When it is desired to use the container 4 to discharge the contents of the body in the manner of conventional tipping vehicle, this may be acomplished by raising the tipping frame 5 to the uppermost position shown in dotted lines in FIG. 1. The container 4, when desired for use in this manner, should have an end door 71 which may be hinged at 72 to the body of the container for swinging,
movement to an open position. This will allow the contents to be discharged by gravity. The locking device 49 is then used to effect operation as a discharge tipper.
The tipping cylinders 22 are operated to raise the tipping frame 5. As the required tipping force greatly exceeds the effort to move the unit rearward, the tipping frame 5 will slide. During this movement, the operator will effect the operation of the means such, for example as the cable 54, to engage the locking arm 49 with the slot 50, one on each side of the vehicle. Once this locking lever has engaged in the slot, the continued action of the cylinders 22 will then react against the stop thus effected at 49-50 and thereby arrests all rearward motion of the tipping frame, but permits the full effort from the tipping cylinders to tip the frame 5, and this continues until the tipping frame reaches the extended position illustrated in dotted lines in FIG. 1.
With all sliding movement thus arrested at 49-50, it is necessary that the swing link 55 be allowed to extend and the telescopic assembly of the outer and inner arms 62 and 63 will thereby allow of this extended action. The swing link is not under a tensile force, but remains in its closed position during the normal operation of moving the container 4 forward and backward in the manner described above with respect to the tipping frame. However, it does extend to effect the extended raising movement of the tipping frame as desired, for dumping from the container in the manner of a conventional tipper vehicle.
While the invention has been illustrated and described in one embodiment, it is recognized that variations and changes may be made therein without departing from the invention as set forth in the claims.
1. Apparatus for loading and unloading a container on a motor vehicle wherein the motor vehicle includes a chassis frame, comprising a tipping frame adapted to receive a container thereon, means on the tipping frame for moving the container relative thereto, support members adapted to be mounted on the chassis frame having the tipping frame mounted thereon and having interfitting slidable connections with the tipping frame, means pivoting the support members to the chassis frame, supporting means on the chassis frame, link means including a rectangular frame pivoted at one end to the supporting means and pivoted at the opposite end to the tipping frame and extending lengthwiseof the tipping frame and disposed in a substantially horizontal position intermediate the top of the chassis frame and the bottom of the tipping frame when the tipping frame is in its lowermost position for causing sliding movement of the said tipping frame during the swinging movement thereof on the support members.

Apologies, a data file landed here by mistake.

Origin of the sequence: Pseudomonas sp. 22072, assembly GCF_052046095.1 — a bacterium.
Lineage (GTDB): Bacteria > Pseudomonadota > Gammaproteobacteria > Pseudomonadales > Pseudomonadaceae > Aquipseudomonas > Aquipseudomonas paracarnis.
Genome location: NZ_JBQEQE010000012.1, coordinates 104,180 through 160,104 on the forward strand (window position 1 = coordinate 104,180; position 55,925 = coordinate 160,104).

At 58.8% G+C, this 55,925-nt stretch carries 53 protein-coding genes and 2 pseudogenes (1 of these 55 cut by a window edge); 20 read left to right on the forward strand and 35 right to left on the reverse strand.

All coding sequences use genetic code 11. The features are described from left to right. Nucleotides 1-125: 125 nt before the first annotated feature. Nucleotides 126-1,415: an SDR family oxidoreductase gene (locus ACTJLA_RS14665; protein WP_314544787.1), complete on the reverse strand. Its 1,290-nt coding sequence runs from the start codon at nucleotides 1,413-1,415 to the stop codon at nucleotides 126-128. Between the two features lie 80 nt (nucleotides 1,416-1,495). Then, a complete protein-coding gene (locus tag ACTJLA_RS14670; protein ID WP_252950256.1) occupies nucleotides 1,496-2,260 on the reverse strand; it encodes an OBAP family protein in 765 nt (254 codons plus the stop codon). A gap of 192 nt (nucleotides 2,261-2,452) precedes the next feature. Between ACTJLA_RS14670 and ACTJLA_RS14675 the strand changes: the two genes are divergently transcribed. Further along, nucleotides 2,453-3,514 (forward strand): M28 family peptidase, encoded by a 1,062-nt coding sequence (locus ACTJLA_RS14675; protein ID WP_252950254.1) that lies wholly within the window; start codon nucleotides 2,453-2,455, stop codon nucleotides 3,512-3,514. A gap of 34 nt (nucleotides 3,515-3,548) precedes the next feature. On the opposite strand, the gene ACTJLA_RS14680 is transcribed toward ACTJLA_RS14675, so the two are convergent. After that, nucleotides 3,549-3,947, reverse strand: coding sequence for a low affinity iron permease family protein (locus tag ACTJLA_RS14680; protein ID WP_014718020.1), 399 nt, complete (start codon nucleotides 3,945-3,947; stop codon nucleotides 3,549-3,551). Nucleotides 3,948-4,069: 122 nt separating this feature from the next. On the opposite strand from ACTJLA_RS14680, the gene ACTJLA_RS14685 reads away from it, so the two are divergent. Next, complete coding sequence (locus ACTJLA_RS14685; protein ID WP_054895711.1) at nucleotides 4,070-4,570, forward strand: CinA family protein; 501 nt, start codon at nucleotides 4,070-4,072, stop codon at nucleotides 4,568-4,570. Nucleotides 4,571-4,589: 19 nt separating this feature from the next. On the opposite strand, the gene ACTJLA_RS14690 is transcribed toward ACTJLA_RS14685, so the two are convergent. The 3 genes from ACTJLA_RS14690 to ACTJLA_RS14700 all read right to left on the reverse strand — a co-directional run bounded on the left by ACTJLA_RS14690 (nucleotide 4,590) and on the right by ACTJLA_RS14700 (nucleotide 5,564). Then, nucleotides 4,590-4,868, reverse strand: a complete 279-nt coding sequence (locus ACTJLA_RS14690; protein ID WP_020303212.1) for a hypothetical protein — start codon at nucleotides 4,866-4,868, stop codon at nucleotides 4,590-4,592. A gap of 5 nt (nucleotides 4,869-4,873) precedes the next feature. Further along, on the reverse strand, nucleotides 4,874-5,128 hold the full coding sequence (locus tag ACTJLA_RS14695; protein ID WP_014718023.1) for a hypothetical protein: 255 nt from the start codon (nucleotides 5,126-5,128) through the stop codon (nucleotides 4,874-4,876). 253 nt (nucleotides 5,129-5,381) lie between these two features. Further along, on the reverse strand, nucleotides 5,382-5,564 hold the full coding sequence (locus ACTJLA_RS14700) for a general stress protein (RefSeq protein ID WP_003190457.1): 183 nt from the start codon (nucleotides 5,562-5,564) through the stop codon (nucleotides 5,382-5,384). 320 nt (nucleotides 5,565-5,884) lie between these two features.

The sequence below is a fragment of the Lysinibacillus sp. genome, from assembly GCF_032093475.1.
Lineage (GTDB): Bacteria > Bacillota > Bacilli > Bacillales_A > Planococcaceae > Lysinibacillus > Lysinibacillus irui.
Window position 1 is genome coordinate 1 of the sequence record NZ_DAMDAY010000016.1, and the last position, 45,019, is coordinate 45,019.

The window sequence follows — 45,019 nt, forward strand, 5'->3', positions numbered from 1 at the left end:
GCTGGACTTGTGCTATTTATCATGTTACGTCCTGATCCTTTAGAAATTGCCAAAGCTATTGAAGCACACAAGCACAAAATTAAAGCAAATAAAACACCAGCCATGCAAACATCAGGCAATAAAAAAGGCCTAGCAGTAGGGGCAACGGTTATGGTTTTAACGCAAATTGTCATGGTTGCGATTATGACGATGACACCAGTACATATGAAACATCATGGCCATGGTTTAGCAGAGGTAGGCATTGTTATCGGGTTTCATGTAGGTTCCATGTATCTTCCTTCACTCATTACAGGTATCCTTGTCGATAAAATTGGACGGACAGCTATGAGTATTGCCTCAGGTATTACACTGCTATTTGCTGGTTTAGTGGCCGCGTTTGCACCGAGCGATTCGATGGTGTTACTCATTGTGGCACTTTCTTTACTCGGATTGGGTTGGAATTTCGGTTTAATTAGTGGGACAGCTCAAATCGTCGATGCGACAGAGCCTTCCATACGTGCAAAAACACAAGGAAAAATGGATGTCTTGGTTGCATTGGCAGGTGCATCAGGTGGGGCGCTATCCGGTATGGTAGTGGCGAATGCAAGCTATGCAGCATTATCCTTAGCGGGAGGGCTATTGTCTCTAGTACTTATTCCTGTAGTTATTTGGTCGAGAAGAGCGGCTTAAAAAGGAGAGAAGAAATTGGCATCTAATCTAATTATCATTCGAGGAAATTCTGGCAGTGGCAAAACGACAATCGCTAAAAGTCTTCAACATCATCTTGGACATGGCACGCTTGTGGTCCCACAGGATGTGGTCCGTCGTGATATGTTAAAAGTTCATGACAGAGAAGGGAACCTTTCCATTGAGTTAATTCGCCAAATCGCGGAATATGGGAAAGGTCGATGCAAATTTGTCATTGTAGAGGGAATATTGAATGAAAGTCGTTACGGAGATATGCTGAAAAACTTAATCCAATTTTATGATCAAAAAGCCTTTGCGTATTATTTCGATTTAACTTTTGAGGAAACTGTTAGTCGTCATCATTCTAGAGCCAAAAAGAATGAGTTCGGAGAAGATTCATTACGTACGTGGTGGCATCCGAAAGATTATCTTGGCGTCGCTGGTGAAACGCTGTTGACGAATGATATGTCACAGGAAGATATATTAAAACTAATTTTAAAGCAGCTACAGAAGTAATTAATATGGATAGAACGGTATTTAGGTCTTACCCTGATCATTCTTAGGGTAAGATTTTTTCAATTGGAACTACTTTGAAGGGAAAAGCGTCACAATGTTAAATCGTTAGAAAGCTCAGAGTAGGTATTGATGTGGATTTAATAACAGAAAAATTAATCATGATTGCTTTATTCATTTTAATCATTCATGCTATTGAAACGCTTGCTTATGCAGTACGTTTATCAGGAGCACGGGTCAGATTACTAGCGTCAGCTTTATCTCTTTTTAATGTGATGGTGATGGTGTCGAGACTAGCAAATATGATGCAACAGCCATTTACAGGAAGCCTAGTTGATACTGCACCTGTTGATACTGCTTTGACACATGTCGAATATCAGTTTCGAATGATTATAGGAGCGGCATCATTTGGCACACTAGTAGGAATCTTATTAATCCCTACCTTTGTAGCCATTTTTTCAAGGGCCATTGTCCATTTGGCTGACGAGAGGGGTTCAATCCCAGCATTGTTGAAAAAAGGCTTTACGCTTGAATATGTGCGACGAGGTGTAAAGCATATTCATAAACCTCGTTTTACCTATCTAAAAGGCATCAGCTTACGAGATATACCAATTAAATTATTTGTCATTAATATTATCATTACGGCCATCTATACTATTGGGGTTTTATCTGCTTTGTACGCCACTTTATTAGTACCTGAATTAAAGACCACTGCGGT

2. Apparatus for loading and unloading a container on a motor vehicle according to claim 1, including means for locking the tipping frame against lengthwise sliding movement relative to the support members, said locking means including a cam member, means forming a recess in the under surface of the tipping frame, and means for swinging the cam member into locking engagement with the recess.
3. Apparatus for loading and unloading a container on a motor vehicle, comprising a tipping frame adapted to receive the container thereon, means on the tipping frame for moving the container relative thereto, supporting means, means mounting the tipping frame on the supporting means for swinging movement relative thereto, and link means interconnecting said tipping frame with the supporting means for causing sliding movement of said tipping frame duringsaid swinging movement, the link means being extendible, and including means for locking the tipping frame against lengthwise sliding movement in one direction and means for thereafter applying raising movement to the tipping frame while the locking means is engaged to extend the link means while raising the tipping frame beyond the normal position thereoffor dumping the container on the vehicle.
References Cited UNITED STATES PATENTS 2,517,716 8/1950 Rolf et al. 298-22 2,894,785 7/1959 Yackel 298-22 1,152,510 9/1915 Hunt 298-14 1,442,954 1/ 1923 Lafleur 298-14 1,670,232 5/1928 Biszantz 298-12 2,308,648 1/1943 De Vry et al 214--146.5 3,144,149 8/1964 Dempster et al 214-505 FOREIGN PATENTS 1,003,050 2/ 1957 Germany.
847,163 9/ 1960 Great Britain.
ALBERT J. MAKAY, Primary Examiner.
US. Cl. X.R.
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|U.S. Classification||414/478, 298/14, 298/12|
|Jan 5, 1981||AS02||Assignment of assignor's interest|
Owner name: CARRIER CORPORATION
Effective date: 19801210
Owner name: DEMPSTER SYSTEMS, INC., A CORP. OF OHIO